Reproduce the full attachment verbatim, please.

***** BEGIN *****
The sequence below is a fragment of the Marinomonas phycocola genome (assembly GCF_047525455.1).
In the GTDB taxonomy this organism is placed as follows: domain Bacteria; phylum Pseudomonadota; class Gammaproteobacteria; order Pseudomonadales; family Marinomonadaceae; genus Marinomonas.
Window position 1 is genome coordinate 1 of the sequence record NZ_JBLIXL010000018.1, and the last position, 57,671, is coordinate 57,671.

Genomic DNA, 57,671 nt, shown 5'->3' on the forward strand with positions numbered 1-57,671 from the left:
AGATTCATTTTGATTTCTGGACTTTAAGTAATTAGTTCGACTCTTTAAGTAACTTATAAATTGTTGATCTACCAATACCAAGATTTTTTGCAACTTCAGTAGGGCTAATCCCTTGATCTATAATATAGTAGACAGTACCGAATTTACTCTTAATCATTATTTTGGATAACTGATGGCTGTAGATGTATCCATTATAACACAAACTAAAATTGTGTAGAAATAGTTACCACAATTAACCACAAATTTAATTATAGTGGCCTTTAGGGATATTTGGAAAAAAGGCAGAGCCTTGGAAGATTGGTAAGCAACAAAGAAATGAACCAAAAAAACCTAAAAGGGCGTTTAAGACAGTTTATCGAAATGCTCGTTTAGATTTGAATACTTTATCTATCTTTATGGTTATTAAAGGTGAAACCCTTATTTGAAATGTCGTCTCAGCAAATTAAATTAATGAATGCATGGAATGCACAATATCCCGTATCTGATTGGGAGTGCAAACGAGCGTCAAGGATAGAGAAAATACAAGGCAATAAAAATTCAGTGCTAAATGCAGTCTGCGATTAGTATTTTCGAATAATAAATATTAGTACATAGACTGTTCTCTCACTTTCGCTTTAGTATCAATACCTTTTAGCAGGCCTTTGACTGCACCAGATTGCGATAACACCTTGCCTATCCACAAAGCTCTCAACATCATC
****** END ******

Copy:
The sequence below is a fragment of the Marinomonas phycocola genome (assembly GCF_047525455.1).
In the GTDB taxonomy this organism is placed as follows: domain Bacteria; phylum Pseudomonadota; class Gammaproteobacteria; order Pseudomonadales; family Marinomonadaceae; genus Marinomonas.
Window position 1 is genome coordinate 1 of the sequence record NZ_JBLIXL010000018.1, and the last position, 57,671, is coordinate 57,671.

Genomic DNA, 57,671 nt, shown 5'->3' on the forward strand with positions numbered 1-57,671 from the left:
AGATTCATTTTGATTTCTGGACTTTAAGTAATTAGTTCGACTCTTTAAGTAACTTATAAATTGTTGATCTACCAATACCAAGATTTTTTGCAACTTCAGTAGGGCTAATCCCTTGATCTATAATATAGTAGACAGTACCGAATTTACTCTTAATCATTATTTTGGATAACTGATGGCTGTAGATGTATCCATTATAACACAAACTAAAATTGTGTAGAAATAGTTACCACAATTAACCACAAATTTAATTATAGTGGCCTTTAGGGATATTTGGAAAAAAGGCAGAGCCTTGGAAGATTGGTAAGCAACAAAGAAATGAACCAAAAAAACCTAAAAGGGCGTTTAAGACAGTTTATCGAAATGCTCGTTTAGATTTGAATACTTTATCTATCTTTATGGTTATTAAAGGTGAAACCCTTATTTGAAATGTCGTCTCAGCAAATTAAATTAATGAATGCATGGAATGCACAATATCCCGTATCTGATTGGGAGTGCAAACGAGCGTCAAGGATAGAGAAAATACAAGGCAATAAAAATTCAGTGCTAAATGCAGTCTGCGATTAGTATTTTCGAATAATAAATATTAGTACATAGACTGTTCTCTCACTTTCGCTTTAGTATCAATACCTTTTAGCAGGCCTTTGACTGCACCAGATTGCGATAACACCTTGCCTATCCACAAAGCTCTCAACATCATC